Today’s technology is allowing actors the convenience of self-taped auditions.
More and more casting directors are having actors send in their own self-taped auditions to be seen for the part without having to come in and audition in person; and with the changes caused by the COVID-19 global pandemic, pretty much every casting director has to come to terms and accept self-tape auditions to be the “new normal.”
If you’re a seasoned actor who is used to a more traditional way of auditioning in a casting room, you may find self-taping your audition a little dispiriting, especially due to lack of feedback and being able to “work the room.”
However, I promise that it does get easier and more comfortable the more you self-tape your auditions, and you’ll be an expert at it in no time!
As easy as recording your video and sending to casting may sound, (and it fairly is), there are things you can do to mess it up and never get invited to audition again if you don’t take the time to learn what is expected from you as a professional.
Pro Tip 1: Framing At Eye Level
When taping the performance, framing should be mid-chest to the top of the head. We should be able to tell the color of the actor’s eyes.
The overall goal of self-taped auditions is to re-create the reality of the environment, including appropriate eye lines for each person in the scene with you.
The reader can be one eye line and should be located slightly to the left or right of the camera. Do not read directly into the lens unless appropriate for the role (news anchor, Skype conversation, etc).
1. Best if the camera is at eye level.
2.Have your reader directly to the left or the right of the camera with their eyes in line with the lens.
3. Have the reader stand as close to the camera as possible, slightly in front of the camera if possible.
If the audition includes multiple scenes, please include all scenes and the slate in one file. The scenes should appear in the same order as they are in the sides.
Please place the slate at the END of the audition with a hard break (stop and restart camera) in between performance and slate.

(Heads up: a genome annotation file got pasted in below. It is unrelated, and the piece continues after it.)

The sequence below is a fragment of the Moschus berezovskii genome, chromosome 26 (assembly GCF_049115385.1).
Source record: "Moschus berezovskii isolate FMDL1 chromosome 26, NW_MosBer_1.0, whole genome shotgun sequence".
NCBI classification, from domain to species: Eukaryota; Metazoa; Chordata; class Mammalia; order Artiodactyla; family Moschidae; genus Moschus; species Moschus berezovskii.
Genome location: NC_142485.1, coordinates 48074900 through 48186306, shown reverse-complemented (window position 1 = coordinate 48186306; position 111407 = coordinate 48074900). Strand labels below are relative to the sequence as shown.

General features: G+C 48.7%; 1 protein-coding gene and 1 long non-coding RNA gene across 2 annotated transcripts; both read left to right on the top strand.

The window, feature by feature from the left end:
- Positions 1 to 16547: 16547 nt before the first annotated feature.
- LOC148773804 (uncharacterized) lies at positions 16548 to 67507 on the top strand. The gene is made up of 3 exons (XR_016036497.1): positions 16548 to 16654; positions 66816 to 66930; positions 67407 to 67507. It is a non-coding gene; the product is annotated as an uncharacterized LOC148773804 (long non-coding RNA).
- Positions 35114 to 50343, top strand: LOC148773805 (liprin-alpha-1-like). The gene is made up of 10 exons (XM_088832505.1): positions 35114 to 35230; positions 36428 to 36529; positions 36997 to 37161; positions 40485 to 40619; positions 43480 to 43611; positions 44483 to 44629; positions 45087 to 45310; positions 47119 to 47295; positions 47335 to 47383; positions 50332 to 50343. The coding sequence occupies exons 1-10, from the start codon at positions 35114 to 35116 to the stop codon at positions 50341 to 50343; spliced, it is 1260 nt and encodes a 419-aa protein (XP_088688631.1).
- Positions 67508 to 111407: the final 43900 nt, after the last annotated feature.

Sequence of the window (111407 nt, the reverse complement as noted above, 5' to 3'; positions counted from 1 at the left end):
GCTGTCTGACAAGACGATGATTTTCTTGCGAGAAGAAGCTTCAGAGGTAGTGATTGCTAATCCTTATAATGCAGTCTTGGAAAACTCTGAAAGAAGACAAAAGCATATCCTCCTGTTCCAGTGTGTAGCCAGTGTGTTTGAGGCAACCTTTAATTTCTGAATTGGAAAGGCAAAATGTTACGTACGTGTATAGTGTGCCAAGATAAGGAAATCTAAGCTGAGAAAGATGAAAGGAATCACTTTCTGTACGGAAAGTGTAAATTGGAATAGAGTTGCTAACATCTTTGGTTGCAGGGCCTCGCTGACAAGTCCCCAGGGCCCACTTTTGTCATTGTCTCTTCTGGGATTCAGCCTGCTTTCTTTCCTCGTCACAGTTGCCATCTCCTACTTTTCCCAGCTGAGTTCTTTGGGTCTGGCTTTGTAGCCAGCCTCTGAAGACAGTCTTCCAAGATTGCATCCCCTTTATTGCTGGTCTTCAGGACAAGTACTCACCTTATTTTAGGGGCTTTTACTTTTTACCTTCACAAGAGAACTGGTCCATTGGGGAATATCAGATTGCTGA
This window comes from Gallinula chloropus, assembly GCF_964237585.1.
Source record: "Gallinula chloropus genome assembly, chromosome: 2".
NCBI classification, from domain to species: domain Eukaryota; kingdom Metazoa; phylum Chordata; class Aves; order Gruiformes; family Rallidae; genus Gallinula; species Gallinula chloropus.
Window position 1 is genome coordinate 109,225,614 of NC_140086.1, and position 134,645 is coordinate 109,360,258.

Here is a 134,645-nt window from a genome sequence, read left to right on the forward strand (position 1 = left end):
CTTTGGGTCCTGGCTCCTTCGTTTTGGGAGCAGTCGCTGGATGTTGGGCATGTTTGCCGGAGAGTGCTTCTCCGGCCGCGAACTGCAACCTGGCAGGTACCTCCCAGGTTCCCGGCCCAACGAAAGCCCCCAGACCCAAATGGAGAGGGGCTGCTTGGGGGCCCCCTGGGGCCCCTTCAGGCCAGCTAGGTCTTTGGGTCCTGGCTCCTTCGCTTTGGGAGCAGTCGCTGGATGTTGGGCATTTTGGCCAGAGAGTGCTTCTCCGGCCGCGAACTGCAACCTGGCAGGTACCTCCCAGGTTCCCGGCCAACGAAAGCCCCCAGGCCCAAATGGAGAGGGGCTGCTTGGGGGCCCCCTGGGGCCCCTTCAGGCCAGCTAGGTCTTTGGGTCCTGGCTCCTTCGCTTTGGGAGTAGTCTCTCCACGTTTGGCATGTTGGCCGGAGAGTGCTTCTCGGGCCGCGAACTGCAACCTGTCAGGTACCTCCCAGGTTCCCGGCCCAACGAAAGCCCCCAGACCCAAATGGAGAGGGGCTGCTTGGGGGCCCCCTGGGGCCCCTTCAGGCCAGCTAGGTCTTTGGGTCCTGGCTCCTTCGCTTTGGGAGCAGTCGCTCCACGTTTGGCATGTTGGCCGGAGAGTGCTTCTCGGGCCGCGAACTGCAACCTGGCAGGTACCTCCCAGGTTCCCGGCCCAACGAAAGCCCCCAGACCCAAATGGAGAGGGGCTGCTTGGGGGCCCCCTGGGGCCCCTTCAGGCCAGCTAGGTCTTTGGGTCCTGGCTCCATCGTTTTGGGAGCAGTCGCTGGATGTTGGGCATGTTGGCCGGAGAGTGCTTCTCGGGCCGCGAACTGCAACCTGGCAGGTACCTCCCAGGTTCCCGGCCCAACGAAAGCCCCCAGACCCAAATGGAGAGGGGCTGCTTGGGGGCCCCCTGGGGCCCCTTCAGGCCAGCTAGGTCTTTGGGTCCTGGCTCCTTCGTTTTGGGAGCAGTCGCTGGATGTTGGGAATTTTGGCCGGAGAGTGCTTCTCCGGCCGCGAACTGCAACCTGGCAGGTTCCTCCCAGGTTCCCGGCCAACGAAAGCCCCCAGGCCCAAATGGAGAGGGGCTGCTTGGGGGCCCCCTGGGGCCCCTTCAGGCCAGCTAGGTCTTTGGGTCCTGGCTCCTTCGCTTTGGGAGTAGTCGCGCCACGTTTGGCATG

The overall goal of self-taped auditions is to re-create the reality of the environment, including appropriate eye lines for each person in the scene with you. The reader can be one eye line and should be located slightly to the left or right of the camera. Do not read directly into the lens unless appropriate for the role (news anchor, Skype conversation, etc).
Video quality is very important. Shooting with a hi-def camera is ideal, but if necessary to use a cell phone or tablet, the device should be placed on a tripod and positioned horizontally, not vertically. Using a cell phone or tablet should be a last resort.
Lighting should be clear and balanced across the actor’s face. Use soft lighting if possible – avoid stark white light. Avoid shadows on wall/backdrop behind actor.
The sound must be clear. We recommend using a lavalier mic if possible. If not, please be sure that the mic is directed toward the actor.
A good reader is very important – use an actor if at all possible. Please have the reader read in a low tone so as not to overpower the actor. It is not the reader’s audition!
Please have actors audition one at a time. Having 2 or more actors audition for roles in the frame together does not work.
Since the goal of an audition is to create the reality of the scene, having lines memorized is ideal. Holding sides during an audition is acceptable but should not deter us from seeing your performance, which can be impeded if the actor is continuously referencing the sides.
Please let the audition play out in its entirety for the video. It helps if the camera stays on the actor for a couple of seconds after the audition to make sure we are seeing everything that is there.
Please tape in front of a light-colored, solid wall or backdrop (no distractions in the background!). Light blue, light green, or dark gray are best. No bright colors/black/white.
There is no need to use props during the audition. A cell phone is fine if scripted and appropriate for the scene.
No “costumes,” but wardrobe, hair and make-up should be appropriate and realistic for the role. Be careful that there is contrast between actor’s clothing and backdrop color.